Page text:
The most unbelievable part of the trip so far (and I'm finishing writing this almost two weeks later), was hiking Los Cahorros. Los Cahorros is a hiking trail in the Sierra Nevada National Park in Spain, taking roughly 4 hours to complete. Accessed from Granada by taking a bus to the nearby village of Monachil, nestled at the edge of the mountains of the national park. We arrived at the village and followed the colourful graffiti signs to the start or the hike.

    I'm glad I was able to record most of the hike on my gopro as it was breathtaking. Following a river most of the hike, you are surrounded by heavy forest with rare breaks of sunny skies. Waterfalls and swinging bridges covering ravines 50 ft below. The path was steep, and some areas you had to grasp iron handles attached to the rock face to shimmy your way across as the path disappeared into the rock wall for multiple sections. Our problems started the signage of the trail, there was none.

    There were signs early on with the name of the hike, but on three different occasions we came to an area with two separate paths to take. With dense forest everywhere, it was hard to tell which way to go. We spent way too much time walking down a path and then hitting a dead end 15 minutes later. At one point "the path" lead to the side of the gate of a hydroelectric dam building. This was one of the scariest parts of the hike as the path was just a rock face to the right and two feet to the left was a 100 ft drop to a raging river. No railings, nothing. After once again hitting a dead end we turned around and ended up at what we thought was the only option at the time (it wasnt), climbing a mountain.

    We met another couple at the base of the path leading up the mountain, they had tried another path opposite the dam one we tried and it was also a dead end. So not wanting to turn back and with no other clear way to go (we thought), we started climbing up the mountain, thinking that it would lead across it and not over it. This unfortunately wasn't the case. We spent roughly two and a half hour climbing this mountain in 30+ degree heat with not nearly enough water. Having to take multiple breaks in shade provided by overbearing rocks, it was a very rough climb up. The path we were on was very wide, enough for a truck to fit on, and as we later discovered this was because the "path" was a service road for the hydroelectric company we saw earlier.

    So our four hour hike through a beautiful national park turned into a seven hour trek up a mountain. When we finally reached the top however I realized it was all worth it. A 360 view of the surrounding area for about 100 miles. The most amazing view I have ever seen. Ben used his phone to calculate that we were at an elevation of 1600m at the top, and we had started the climb at 700m. After taking some pictures and video from the top of the mountain we started our climb down. Unfortunately the path down went over and to the side which took us in the opposite direction of Monachil. We finally reached the end of the service road to a gate reading, "Prohibited area, dangerous", and then the name of the electric company. We had a good laugh when we realized that we were not supposed to climb the mountain at all.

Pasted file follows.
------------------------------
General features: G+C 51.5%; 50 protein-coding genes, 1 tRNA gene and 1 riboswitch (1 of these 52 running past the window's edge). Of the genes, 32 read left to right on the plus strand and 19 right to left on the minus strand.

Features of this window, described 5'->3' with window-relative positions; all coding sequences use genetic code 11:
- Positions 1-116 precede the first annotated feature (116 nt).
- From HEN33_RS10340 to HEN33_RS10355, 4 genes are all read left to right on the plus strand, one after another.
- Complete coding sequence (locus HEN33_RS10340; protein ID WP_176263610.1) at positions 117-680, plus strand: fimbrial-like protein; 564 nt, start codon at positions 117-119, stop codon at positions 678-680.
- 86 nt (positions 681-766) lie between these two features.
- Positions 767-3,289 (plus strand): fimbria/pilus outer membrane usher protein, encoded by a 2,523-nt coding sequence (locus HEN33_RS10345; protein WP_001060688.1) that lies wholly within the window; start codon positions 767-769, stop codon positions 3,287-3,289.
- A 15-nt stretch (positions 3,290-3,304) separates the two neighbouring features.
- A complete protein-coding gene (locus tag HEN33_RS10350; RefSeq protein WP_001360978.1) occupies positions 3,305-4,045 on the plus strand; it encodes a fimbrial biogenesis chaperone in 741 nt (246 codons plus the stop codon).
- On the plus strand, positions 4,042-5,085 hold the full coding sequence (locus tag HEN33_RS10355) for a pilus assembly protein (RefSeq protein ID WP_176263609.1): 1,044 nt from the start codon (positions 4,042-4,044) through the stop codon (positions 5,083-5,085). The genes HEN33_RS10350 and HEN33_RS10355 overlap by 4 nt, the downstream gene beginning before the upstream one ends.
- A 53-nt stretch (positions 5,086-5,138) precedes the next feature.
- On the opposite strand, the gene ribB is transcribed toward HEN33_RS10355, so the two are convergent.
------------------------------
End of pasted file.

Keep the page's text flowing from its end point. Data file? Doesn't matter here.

We started walking down the highway back to town and were lucky to hitchhike a ride back to Monachil with a German couple on vacation. After grabbing some celebratory beers in town we bused back to Granada, showered and went downtown to grab some amazing seafood tapas at Los Diamontes. In the morning Ben and I had breakfast with José's parents, and then took a 10 AM bus to Valencia.

    About a week and half later in Barcelona, I got a tattoo on my arm of the Sierra Nevada mountain range to commemorate the scariest and funnest day of my life.
    Read more

  • Day1688

    Alhambra

    February 21, 2015 in Spain

    The Alhambra and the Albaycín, situated on two adjacent hills, form the medieval part of Granada. To the east of the Alhambra fortress are the magnificent gardens of the Generalife, the former rural residence of the emirs who ruled this part of Spain in the 13th and 14th centuries.
    Info: http://whc.unesco.org/en/list/314
    Video: https://youtu.be/-CGqAiVoXn0

  • Day21

    The Alcazaba

    January 20 in Spain

    The Alcazaba is the 13th century fort at the Alhambra. There were some great views of the city. The old guy was happy that the route home was all down hill, although he still found a few rest stops. I, or he, would be in trouble if he stopped for a pint every time he needed a break! Although I know some of you would think that would be a great idea! In all fairness, we did over 13,000 steps or 9.2 km this day.Read more

  • Day9

    Alcazaba

    October 31, 2015 in Spain

    Nächste Station ist die Alcazaba, die Zitadelle der Alhambra. Die roten Türme der Alcazaba bilden den ältesten Teil der Alhambra. Der Blick zurück zeigt die Warteschlange vor den Palästen, die wir morgens umgehen konnten.
    Mohammed I. baute die drei Türme: den Zerbrochenen Turm, den Ehrenturm und den Wachturm. Natürlich zu Verteidigungszwecken gebaut ermöglichen die drei Türme heute nur noch einen herrlichen Blick ins Land, auf die Stadt Granada, die Kathedrale, und sogar auf die schneebedeckte Sierra Nevada am Horizont.Read more

You might also know this place by the following names:

Alhambra, The Alhambra